2.13  Fundamental to this will be requiring local authorities to establish Disability Housing Registers or equivalent schemes which could provide the basis for comprehensive monitoring and evaluation—and thus better planning for—the current and future housing needs of disabled people. Disability Housing Registers are an increasingly popular mechanism of matching disabled people with suitable, accessible housing reducing current waste and delays. They can be operated within traditional housing registers or within choice-based lettings schemes. As Shelter has pointed out "Developing DHRs would promote more accurate mapping of current and future levels of need." (Shelter memorandum to Joint Committee on the Draft Disability Discrimination Bill, February 2004). We have repeatedly called for such a system to be placed on a statutory basis—indeed this was a recommendation of the Joint Committee on the Draft Disability Discrimination Bill.

  2.14  Equally necessary will be realising the vision of community involvement in planning. Certain levers to address this have been included in recent planning legislation. We would also draw the Committee's attention to the potential of the forthcoming extension of the Disability Discrimination Act 1995 to cover public functions (ensuring planning processes are comprehensively covered) and, more particularly, the forthcoming duties on the public sector duty to promote disability equality (from December 2006) for ensuring disabled people's involvement in ensuring sustainable regional and local housing development.

  2.15  The Disability Equality Duty (DED) marks a fundamental shift in disability discrimination law putting the onus for change on the public sector, rather than disabled individuals. Public authorities must give due regard in all decisions and functions to the need to:

    —  Eliminate unlawful disability discrimination.

    —  Eliminate unlawful harassment.

    —  Promote equality of opportunity.

    —  Promote positive attitudes towards disabled people.

    —  Encourage the participation of disabled people in public life.

  2.16  This is called "the general duty". Public bodies with a specific duty are required to set out their plans in a Disability Equality Scheme and to demonstrate how disabled people have been involved and to monitor and report on progress. Among those with specific duties are local authorities and regional development agencies. Regional assemblies will be covered by the general duty and there will equally be an expectation that they should involve disabled people in deliberation on Regional Spatial Strategies (reflecting certain requirements in regional planning guidance). Disabled people are sure to use this to lobby locally and regionally for the inclusion in development plans of explicit policies on Lifetime Homes, provision of wheelchair accessible homes and systems for mapping future need. Combined with the exhortation on authorities to develop clear and comprehensive policies for access and inclusion (a welcome addition to PPS1) the Disability Equality Duty will provide an invaluable tool to promote accessible housing through the planning system.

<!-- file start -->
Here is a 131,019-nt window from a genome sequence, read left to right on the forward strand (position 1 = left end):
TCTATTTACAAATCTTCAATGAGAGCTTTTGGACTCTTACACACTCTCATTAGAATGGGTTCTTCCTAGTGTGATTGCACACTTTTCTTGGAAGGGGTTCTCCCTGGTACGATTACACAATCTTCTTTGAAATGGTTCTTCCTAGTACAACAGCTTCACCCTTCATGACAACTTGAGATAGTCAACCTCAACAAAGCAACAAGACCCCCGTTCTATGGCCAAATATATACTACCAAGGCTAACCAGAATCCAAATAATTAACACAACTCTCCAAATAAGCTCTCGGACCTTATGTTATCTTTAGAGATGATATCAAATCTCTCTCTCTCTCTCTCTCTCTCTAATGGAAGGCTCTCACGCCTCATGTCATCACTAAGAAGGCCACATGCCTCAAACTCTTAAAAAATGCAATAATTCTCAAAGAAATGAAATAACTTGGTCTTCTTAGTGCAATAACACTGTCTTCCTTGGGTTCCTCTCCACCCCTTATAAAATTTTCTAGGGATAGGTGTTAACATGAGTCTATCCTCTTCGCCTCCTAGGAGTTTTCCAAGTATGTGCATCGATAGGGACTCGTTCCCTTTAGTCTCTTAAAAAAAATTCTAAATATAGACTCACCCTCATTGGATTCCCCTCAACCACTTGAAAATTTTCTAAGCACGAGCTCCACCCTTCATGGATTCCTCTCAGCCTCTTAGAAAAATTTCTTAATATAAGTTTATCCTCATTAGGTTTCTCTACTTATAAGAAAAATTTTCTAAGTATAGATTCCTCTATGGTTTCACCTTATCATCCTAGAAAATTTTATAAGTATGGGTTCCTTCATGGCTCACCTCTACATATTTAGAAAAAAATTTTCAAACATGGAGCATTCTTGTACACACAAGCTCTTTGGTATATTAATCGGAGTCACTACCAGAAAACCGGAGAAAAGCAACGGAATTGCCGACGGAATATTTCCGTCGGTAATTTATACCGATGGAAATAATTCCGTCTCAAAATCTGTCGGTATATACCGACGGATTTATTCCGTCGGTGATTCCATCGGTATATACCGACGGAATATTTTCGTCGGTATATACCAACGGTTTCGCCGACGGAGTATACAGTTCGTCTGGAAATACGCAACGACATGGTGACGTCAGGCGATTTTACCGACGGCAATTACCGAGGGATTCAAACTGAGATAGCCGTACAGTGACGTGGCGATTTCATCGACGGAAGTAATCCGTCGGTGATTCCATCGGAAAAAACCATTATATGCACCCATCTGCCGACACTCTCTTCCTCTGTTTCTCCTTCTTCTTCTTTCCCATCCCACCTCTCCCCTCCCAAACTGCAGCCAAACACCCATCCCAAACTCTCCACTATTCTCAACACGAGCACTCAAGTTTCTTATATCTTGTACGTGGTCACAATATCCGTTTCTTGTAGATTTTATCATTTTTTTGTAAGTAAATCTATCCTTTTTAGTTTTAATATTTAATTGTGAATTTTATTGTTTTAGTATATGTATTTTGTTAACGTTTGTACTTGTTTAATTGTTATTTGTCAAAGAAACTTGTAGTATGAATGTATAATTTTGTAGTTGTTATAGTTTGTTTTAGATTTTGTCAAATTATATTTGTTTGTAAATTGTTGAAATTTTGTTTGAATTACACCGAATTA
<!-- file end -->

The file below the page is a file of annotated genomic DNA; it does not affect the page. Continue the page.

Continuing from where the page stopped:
2.17  It is worth noting that the Greater London Authority—to its great credit—has already taken a lead here enshrining a requirement for all new homes to be Lifetime Homes with 10% fully wheelchair accessible.

  2.18  However there needs to be a strong and clear lead given by the Government. Rather than merely expound the virtues of Lifetime Homes or Disability Housing Registers and urge voluntary compliance (something which in our experience is just not going to deliver the changes needed quick enough), the Government must make a clear, unambiguous commitment on these matters now. And in the case of Lifetime Homes this means embedding a requirement in the planning system and in the building regulations. At the time of writing we are anticipating a shift away from a commitment given to this very committee by the then Building Regulations Minister, Phil Hope MP on 10 March 2004 to undertake a review of Part M with a view to incorporating the standards. This is of great concern and we hope it is something the Committee will follow up.


1  John Grooms Housing Charity (2003).

2  ODPM (2005) Survey of English Housing 2003-04.

3  John Grooms Housing Charity (2003).

4  CORE Social Housing Lettings Database 1998-99 and 2002-03.

5  The evidence for the increase in wheelchair use lay primarily in two national studies. In 1986 the OPCS disability surveys had put the figure of wheelchair users in England and Wales at 360,000 (Martin et al 1989). Ten years later Aldersea's (1996) investigation into the NHS Disablement Services showed that the number was then approximately 710,170 in England, about a 100% increase.